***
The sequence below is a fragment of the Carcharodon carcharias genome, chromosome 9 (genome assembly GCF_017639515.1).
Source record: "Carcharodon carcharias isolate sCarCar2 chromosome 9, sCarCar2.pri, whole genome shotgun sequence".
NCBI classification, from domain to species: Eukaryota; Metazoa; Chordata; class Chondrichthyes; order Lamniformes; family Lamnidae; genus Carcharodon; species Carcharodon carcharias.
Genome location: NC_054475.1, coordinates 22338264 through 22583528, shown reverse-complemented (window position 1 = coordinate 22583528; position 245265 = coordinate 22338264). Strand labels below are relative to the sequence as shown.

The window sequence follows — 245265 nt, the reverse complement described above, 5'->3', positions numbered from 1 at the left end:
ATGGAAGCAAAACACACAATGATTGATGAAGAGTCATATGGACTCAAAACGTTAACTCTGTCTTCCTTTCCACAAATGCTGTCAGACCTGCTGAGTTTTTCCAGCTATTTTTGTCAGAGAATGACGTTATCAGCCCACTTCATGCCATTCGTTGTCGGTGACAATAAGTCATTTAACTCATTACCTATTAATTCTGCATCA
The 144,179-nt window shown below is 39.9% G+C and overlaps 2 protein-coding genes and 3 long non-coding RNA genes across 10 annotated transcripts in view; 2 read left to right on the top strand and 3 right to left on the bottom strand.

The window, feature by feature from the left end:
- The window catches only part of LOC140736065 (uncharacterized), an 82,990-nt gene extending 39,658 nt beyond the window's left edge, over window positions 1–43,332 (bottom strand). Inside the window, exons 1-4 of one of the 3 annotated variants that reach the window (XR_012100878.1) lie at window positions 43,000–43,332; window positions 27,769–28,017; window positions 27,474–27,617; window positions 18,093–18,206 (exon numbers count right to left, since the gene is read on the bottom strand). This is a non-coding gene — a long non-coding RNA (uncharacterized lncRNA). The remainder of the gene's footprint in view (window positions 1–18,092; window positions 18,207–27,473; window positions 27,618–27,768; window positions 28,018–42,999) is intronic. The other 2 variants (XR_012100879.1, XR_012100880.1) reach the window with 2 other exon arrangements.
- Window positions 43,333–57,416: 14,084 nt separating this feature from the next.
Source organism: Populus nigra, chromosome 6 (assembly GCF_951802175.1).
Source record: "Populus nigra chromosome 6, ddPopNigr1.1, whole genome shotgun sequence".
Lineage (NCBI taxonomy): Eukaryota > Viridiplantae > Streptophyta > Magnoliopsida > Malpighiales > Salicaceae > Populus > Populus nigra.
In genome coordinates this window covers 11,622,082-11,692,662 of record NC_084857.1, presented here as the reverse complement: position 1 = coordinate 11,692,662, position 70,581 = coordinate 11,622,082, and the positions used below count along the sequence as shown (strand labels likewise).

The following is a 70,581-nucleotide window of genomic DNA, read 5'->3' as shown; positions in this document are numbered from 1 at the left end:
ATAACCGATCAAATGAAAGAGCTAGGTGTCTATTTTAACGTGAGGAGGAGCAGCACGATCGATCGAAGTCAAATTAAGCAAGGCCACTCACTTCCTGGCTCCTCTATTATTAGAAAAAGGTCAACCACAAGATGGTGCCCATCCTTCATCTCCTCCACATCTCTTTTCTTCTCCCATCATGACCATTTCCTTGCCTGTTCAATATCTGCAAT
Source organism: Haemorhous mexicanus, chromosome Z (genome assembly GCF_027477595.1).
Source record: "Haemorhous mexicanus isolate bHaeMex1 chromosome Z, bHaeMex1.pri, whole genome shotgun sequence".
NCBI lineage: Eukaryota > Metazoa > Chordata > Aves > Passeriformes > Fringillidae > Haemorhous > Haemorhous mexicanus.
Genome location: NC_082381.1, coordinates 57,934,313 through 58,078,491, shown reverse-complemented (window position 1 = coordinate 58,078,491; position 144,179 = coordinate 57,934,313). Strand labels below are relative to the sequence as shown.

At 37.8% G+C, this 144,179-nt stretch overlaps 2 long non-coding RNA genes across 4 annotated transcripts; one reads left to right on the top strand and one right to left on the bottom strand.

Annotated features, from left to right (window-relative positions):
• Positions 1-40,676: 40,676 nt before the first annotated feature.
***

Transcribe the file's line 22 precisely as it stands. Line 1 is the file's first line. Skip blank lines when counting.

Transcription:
Annotated features, from left to right (window-relative positions):